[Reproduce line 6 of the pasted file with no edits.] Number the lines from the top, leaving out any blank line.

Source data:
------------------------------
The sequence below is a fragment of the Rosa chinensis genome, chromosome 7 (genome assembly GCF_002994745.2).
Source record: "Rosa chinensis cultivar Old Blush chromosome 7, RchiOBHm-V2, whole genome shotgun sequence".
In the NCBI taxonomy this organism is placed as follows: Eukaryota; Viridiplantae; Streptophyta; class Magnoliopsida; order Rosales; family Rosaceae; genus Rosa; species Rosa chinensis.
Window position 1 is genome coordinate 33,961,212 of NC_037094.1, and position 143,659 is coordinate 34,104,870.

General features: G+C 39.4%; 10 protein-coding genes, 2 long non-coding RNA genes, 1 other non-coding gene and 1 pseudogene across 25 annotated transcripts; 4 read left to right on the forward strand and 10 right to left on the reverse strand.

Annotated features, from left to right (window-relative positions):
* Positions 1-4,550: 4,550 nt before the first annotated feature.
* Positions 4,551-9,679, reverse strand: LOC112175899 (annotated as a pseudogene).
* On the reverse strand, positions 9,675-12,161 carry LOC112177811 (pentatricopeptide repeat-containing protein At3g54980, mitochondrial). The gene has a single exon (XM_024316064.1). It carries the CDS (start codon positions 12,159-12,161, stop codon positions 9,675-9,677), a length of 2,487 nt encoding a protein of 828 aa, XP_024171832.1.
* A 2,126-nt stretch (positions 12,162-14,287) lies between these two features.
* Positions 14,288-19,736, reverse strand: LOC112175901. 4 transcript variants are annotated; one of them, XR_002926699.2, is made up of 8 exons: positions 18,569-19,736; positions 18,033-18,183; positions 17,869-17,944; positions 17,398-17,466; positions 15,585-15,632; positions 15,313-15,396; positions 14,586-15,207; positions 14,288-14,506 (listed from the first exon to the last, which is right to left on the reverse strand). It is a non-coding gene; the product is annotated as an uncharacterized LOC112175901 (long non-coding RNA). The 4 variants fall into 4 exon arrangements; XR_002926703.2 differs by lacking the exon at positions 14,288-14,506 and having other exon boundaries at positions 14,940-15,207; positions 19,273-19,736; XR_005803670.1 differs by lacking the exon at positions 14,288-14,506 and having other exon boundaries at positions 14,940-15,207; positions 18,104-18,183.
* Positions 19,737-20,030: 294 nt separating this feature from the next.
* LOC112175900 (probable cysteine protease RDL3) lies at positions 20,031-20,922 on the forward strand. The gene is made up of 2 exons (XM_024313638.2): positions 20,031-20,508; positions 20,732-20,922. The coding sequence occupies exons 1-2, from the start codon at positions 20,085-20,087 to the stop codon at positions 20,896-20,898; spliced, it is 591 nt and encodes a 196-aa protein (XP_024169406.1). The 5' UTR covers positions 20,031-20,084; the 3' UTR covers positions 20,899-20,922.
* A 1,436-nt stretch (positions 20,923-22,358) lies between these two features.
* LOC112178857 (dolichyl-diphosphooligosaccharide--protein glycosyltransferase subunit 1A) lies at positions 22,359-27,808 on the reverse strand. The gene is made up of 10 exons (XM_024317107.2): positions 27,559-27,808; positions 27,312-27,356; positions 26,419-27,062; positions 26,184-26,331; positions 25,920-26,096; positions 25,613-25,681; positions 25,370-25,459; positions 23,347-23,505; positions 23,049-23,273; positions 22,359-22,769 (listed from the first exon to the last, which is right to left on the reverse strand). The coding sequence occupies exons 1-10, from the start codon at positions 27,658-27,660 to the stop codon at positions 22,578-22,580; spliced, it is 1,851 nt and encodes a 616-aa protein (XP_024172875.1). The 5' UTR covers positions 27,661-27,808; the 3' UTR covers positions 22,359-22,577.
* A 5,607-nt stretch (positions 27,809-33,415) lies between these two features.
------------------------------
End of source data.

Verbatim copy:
Annotated features, from left to right (window-relative positions):